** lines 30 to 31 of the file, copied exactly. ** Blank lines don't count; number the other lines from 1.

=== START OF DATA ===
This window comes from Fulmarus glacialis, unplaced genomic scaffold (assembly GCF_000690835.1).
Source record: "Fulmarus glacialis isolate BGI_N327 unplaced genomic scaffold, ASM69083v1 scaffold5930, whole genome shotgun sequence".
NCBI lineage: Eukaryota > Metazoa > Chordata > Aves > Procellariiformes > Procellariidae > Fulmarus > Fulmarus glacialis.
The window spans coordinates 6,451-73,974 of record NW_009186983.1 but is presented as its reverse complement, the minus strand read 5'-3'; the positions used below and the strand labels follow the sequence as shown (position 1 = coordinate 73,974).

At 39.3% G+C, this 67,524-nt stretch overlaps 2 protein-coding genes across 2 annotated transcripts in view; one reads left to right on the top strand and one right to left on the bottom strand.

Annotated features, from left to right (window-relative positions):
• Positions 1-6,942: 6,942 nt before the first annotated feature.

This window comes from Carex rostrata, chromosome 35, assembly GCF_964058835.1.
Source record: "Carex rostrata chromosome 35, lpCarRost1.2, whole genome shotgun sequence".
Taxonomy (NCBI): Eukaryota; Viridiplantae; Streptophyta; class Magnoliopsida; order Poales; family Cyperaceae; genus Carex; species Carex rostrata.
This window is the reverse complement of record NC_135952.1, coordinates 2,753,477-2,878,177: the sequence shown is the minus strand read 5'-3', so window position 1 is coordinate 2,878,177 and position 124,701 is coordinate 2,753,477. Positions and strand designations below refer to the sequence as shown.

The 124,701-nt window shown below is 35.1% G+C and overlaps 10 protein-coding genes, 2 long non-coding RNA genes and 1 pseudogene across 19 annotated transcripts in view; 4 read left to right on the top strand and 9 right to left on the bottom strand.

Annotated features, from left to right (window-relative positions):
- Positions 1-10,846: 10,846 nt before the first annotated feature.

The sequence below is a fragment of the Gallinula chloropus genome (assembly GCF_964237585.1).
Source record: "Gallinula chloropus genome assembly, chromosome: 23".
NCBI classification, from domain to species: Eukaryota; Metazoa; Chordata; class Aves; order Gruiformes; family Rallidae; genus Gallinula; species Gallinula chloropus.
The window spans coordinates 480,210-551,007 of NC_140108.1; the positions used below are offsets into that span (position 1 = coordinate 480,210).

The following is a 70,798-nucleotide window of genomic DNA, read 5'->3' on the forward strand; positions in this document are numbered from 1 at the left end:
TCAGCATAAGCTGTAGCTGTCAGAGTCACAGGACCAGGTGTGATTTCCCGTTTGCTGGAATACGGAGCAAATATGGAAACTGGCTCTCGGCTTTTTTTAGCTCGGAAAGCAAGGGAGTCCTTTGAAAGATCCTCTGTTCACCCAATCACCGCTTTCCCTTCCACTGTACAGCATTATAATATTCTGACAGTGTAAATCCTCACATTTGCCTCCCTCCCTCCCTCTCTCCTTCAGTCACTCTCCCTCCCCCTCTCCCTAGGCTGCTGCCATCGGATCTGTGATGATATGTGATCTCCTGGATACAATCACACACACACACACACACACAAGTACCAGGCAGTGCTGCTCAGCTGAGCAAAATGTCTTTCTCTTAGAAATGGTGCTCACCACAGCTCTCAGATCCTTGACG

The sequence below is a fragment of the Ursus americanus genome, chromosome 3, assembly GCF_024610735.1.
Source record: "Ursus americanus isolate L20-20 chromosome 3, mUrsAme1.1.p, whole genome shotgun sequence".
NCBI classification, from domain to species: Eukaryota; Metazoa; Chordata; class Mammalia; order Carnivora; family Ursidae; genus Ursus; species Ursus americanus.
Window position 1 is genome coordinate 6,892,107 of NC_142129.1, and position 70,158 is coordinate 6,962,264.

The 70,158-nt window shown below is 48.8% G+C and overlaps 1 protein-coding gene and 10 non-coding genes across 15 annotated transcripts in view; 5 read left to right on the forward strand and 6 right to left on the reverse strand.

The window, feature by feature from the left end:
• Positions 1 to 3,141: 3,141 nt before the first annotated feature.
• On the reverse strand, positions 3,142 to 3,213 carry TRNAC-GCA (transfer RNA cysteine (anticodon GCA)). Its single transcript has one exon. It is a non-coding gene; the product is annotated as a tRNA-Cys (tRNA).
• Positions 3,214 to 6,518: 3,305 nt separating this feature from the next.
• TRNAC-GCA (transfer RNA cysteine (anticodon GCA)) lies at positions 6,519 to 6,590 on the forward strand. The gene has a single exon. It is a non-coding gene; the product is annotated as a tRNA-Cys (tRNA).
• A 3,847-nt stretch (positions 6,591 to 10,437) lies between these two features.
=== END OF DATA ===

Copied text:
• TRNAC-GCA (transfer RNA cysteine (anticodon GCA)) lies at positions 6,519 to 6,590 on the forward strand. The gene has a single exon. It is a non-coding gene; the product is annotated as a tRNA-Cys (tRNA).
• A 3,847-nt stretch (positions 6,591 to 10,437) lies between these two features.